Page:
Target failed Quebec too
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Jan 27, 2015  |  Vote 0    0

Target failed Quebec too

Target got it wrong everywhere, but especially in Quebec, where people didn’t even bother to visit the stores at all


Target Canada tried to win Quebecers over, but in the end it failed as badly as it did everywhere across the country, even if the reasons were somewhat different.

“They really went out of their way to get Quebec right. They did things that other larger American retailers entering the market would not have done,” said Eric Blais, president of Headspace, a firm that decodes Quebec for companies hoping to do business in the francophone province.

Target sought out Quebec celebrities and designers to feature in their stores. They made pop star Mitsou Gélinas a fashion ambassador. They partnered with blogger and designer Saskia Thuot, a woman Blais compared to Martha Stewart. They created a Facebook account with content skillfully translated into French.

“They did so many things right and yet they stumbled,” said Blais.

Their biggest mistake, according to Blais, was basing the success of their business model on changing Canadian shopping habits.

“Target executives themselves realized that Canadians were less likely to (one-stop) shop than Americans – and intended to change that in order to succeed,” said Blais, citing a press interview with former Target Canada president, Tony Fisher.

“So, your success is predicated on changing the way Canadian’s shop? Good luck with that,” said Blais.

While Canadians do have an appetite for one-stop shopping – Walmart has had success with supercentres featuring groceries – Canadians are more used to buying goods from specialty stores, and it’s a habit that is especially ingrained in Quebec, said Blais.

Quebecers are used to getting their cheese from the fromagerie, their meat at the charcuterie and their pastries from the pâtisserie.

Quebec supermarkets know this and carry a wide range of specialty cheeses, breads, meats, fruit and vegetables from local producers. The relatively limited food offering at Target was not appealing to Quebecers.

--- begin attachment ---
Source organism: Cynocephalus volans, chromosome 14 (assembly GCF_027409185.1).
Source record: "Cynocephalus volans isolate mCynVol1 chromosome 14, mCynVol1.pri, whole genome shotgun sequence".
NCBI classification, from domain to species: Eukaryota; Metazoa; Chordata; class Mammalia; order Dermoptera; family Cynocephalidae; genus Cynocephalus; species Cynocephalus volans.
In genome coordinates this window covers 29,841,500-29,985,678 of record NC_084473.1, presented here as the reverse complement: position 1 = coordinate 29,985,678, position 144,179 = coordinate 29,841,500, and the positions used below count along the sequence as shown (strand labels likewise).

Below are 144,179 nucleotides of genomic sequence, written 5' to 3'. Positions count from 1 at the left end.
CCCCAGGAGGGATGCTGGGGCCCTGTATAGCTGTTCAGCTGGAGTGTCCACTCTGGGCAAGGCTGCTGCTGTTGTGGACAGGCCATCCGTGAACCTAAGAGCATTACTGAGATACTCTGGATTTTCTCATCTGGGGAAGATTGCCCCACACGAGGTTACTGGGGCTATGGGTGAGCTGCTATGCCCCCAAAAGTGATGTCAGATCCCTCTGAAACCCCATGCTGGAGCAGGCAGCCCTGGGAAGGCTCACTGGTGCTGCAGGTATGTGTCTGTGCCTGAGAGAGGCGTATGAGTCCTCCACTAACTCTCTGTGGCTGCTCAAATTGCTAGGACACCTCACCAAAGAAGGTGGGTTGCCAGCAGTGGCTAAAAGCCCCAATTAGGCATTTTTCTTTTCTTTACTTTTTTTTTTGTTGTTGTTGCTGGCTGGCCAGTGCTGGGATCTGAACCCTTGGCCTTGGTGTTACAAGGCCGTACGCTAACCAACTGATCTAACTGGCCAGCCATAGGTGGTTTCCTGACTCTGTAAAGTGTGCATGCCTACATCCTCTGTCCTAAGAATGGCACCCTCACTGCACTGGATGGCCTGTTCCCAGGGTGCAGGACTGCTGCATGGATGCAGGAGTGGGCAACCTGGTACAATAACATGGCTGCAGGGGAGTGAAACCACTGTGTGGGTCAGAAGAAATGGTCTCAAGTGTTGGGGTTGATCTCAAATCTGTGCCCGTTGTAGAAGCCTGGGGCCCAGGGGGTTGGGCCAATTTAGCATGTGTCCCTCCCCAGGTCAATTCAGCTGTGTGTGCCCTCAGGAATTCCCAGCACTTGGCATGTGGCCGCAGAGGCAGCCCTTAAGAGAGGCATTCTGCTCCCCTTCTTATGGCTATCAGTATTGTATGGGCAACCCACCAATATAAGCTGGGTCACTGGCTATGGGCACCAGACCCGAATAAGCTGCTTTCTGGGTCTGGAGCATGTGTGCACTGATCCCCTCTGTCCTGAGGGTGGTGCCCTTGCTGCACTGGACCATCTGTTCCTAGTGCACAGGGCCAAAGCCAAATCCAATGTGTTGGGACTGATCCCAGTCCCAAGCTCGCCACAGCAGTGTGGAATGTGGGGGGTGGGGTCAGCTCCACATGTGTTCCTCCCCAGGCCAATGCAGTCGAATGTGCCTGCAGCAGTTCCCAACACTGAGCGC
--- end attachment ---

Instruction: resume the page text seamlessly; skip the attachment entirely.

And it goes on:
“To most people, Target didn’t ring a bell,” said Frédéric Laurin, an economics professor at the Université du Québec à Trois-Rivières.

“Maybe in the rest of Canada people were more aware of Target’s reputation – in Quebec it’s a different culture and language. Nobody knew anything about it. They needed to develop a marketing strategy as if it was a totally new enterprise.”

Other big brands have done it successfully, Laurin pointed out. Pepsi built brand awareness in Quebec, by hiring Claude Meunier, one of the actors from the hit television show La Petite Vie, to star in a humorous ad.

Walmart accidentally coined a popular catchphrase when it featured a Walmart employee speaking French with a distinct Québécois accent in a television commercial that concluded with: “La madame est contente,” (the lady is happy.)

“Target needed to do something specific from Quebec culture with their advertising,” said Laurin. “They tried to sponsor some local events, they tried things on social networks, but nothing that was targeted at the older population. They did not explain why we should go to Target. I know I never went – most people I knew never went.”

When residents of Trois-Rivières want something cheap, they go to Walmart or Costco or Giant Tiger, said Laurin. They can get specialized food products at Metro or Provigo (the Loblaw brand in Quebec) grocery stores.

“They didn’t have a niche,” said Laurin, of Target.

Quebec has different immigration patterns than the rest of Canada, said Karl Moore, associate professor at Desautels faculty of management at McGill University.

It has proportionately more immigrants from French-speaking countries, including France and North Africa.

“The product assortment has to be different in Quebec than other parts of the country. Target didn’t seem to get that,” said Moore.

Fabien Durif, a professor at UQÀM’s school of management, said Target misread the Quebec market.

“I think they thought Quebec had the same consumption patterns as the rest of Canada. It didn’t think about the diversity of Canadians and the provinces. They didn’t understand the local markets in Canada and the necessity of having local offerings,” he said.

And research has shown Quebecers are particularly hard-nosed when it comes to price-quality proposition, he said.

“Quebecers wanted low prices, better than Walmart and that wasn’t the case.”

He said it is also difficult to get Quebecers to try a new retailer and Quebecers also have less trust in big companies.

“It’s cultural. They trust local businesses. They worry about being manipulated by big businesses. They worry about lack of transparency.

“It’s complicated for a retailer to succeed in this market.

Benoit Duguay, also a professor at UQÀM’s school of management, believes Target thought Canada was an easy market to conquer. In fact, the market, especially the discount retailing market was already well-served.

“You have a very competitive market and you’re trying to get in there. The only way to manage that is if you differentiate yourself from the competition, which they were never able to do.”

For a few days now, the Wikipedia entry on Target in French has been running with an altered slogan: Trouvez moins, payez plus.

“Find less, pay more.”

Toronto Star

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